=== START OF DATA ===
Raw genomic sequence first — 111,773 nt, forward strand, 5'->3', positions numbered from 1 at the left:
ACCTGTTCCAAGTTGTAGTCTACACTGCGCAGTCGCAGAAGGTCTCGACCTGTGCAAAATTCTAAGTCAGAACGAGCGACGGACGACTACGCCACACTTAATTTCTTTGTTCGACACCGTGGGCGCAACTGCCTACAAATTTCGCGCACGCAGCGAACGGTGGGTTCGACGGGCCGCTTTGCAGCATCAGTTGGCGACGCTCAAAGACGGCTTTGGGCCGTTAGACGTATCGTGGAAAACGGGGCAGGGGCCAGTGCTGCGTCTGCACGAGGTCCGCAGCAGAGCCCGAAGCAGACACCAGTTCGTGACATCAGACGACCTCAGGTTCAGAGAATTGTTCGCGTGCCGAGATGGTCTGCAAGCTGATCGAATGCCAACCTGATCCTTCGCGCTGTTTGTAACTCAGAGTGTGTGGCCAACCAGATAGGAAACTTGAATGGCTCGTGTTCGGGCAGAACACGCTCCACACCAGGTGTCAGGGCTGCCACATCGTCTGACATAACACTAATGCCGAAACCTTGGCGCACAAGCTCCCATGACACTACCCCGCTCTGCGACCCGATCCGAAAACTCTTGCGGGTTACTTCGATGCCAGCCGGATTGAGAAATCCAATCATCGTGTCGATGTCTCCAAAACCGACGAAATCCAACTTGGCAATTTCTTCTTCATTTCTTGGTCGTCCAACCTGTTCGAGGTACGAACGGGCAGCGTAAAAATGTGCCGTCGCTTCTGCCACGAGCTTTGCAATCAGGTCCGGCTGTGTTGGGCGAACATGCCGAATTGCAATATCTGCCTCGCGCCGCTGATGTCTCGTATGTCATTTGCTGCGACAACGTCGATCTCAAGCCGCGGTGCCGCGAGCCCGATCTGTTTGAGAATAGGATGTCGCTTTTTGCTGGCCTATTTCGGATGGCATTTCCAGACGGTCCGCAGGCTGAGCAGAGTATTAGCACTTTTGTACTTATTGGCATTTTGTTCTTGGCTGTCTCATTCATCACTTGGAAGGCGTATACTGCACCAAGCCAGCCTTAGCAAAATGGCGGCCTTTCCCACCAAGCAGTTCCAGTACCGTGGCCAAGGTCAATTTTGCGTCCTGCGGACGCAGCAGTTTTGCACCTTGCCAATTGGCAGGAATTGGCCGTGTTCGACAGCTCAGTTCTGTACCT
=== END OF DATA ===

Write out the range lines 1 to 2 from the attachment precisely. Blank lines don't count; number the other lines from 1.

Raw genomic sequence first — 111,773 nt, forward strand, 5'->3', positions numbered from 1 at the left:
ACCTGTTCCAAGTTGTAGTCTACACTGCGCAGTCGCAGAAGGTCTCGACCTGTGCAAAATTCTAAGTCAGAACGAGCGACGGACGACTACGCCACACTTAATTTCTTTGTTCGACACCGTGGGCGCAACTGCCTACAAATTTCGCGCACGCAGCGAACGGTGGGTTCGACGGGCCGCTTTGCAGCATCAGTTGGCGACGCTCAAAGACGGCTTTGGGCCGTTAGACGTATCGTGGAAAACGGGGCAGGGGCCAGTGCTGCGTCTGCACGAGGTCCGCAGCAGAGCCCGAAGCAGACACCAGTTCGTGACATCAGACGACCTCAGGTTCAGAGAATTGTTCGCGTGCCGAGATGGTCTGCAAGCTGATCGAATGCCAACCTGATCCTTCGCGCTGTTTGTAACTCAGAGTGTGTGGCCAACCAGATAGGAAACTTGAATGGCTCGTGTTCGGGCAGAACACGCTCCACACCAGGTGTCAGGGCTGCCACATCGTCTGACATAACACTAATGCCGAAACCTTGGCGCACAAGCTCCCATGACACTACCCCGCTCTGCGACCCGATCCGAAAACTCTTGCGGGTTACTTCGATGCCAGCCGGATTGAGAAATCCAATCATCGTGTCGATGTCTCCAAAACCGACGAAATCCAACTTGGCAATTTCTTCTTCATTTCTTGGTCGTCCAACCTGTTCGAGGTACGAACGGGCAGCGTAAAAATGTGCCGTCGCTTCTGCCACGAGCTTTGCAATCAGGTCCGGCTGTGTTGGGCGAACATGCCGAATTGCAATATCTGCCTCGCGCCGCTGATGTCTCGTATGTCATTTGCTGCGACAACGTCGATCTCAAGCCGCGGTGCCGCGAGCCCGATCTGTTTGAGAATAGGATGTCGCTTTTTGCTGGCCTATTTCGGATGGCATTTCCAGACGGTCCGCAGGCTGAGCAGAGTATTAGCACTTTTGTACTTATTGGCATTTTGTTCTTGGCTGTCTCATTCATCACTTGGAAGGCGTATACTGCACCAAGCCAGCCTTAGCAAAATGGCGGCCTTTCCCACCAAGCAGTTCCAGTACCGTGGCCAAGGTCAATTTTGCGTCCTGCGGACGCAGCAGTTTTGCACCTTGCCAATTGGCAGGAATTGGCCGTGTTCGACAGCTCAGTTCTGTACCT